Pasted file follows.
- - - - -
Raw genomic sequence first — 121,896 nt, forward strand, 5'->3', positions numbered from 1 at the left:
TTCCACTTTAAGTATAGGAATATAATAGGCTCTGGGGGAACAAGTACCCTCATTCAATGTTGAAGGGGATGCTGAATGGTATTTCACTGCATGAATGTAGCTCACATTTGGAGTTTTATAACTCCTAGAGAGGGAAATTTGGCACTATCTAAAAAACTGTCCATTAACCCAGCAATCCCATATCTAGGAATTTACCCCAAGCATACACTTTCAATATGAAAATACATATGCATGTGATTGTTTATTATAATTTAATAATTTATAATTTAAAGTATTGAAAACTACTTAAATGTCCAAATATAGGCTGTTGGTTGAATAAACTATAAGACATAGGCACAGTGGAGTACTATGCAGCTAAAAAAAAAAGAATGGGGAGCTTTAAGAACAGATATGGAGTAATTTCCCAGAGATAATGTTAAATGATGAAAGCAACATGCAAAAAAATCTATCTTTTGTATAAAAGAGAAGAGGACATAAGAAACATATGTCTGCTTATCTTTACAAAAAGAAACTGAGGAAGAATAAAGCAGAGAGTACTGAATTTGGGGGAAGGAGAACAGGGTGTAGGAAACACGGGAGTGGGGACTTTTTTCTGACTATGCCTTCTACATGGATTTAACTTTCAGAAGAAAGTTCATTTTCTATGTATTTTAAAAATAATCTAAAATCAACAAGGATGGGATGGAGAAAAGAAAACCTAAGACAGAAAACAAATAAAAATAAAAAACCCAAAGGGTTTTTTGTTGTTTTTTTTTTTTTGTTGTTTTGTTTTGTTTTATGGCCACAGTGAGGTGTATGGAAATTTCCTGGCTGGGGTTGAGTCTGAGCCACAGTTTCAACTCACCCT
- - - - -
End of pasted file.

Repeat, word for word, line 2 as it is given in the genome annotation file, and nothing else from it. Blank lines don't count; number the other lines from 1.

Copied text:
TTCCACTTTAAGTATAGGAATATAATAGGCTCTGGGGGAACAAGTACCCTCATTCAATGTTGAAGGGGATGCTGAATGGTATTTCACTGCATGAATGTAGCTCACATTTGGAGTTTTATAACTCCTAGAGAGGGAAATTTGGCACTATCTAAAAAACTGTCCATTAACCCAGCAATCCCATATCTAGGAATTTACCCCAAGCATACACTTTCAATATGAAAATACATATGCATGTGATTGTTTATTATAATTTAATAATTTATAATTTAAAGTATTGAAAACTACTTAAATGTCCAAATATAGGCTGTTGGTTGAATAAACTATAAGACATAGGCACAGTGGAGTACTATGCAGCTAAAAAAAAAAGAATGGGGAGCTTTAAGAACAGATATGGAGTAATTTCCCAGAGATAATGTTAAATGATGAAAGCAACATGCAAAAAAATCTATCTTTTGTATAAAAGAGAAGAGGACATAAGAAACATATGTCTGCTTATCTTTACAAAAAGAAACTGAGGAAGAATAAAGCAGAGAGTACTGAATTTGGGGGAAGGAGAACAGGGTGTAGGAAACACGGGAGTGGGGACTTTTTTCTGACTATGCCTTCTACATGGATTTAACTTTCAGAAGAAAGTTCATTTTCTATGTATTTTAAAAATAATCTAAAATCAACAAGGATGGGATGGAGAAAAGAAAACCTAAGACAGAAAACAAATAAAAATAAAAAACCCAAAGGGTTTTTTGTTGTTTTTTTTTTTTTGTTGTTTTGTTTTGTTTTATGGCCACAGTGAGGTGTATGGAAATTTCCTGGCTGGGGTTGAGTCTGAGCCACAGTTTCAACTCACCCT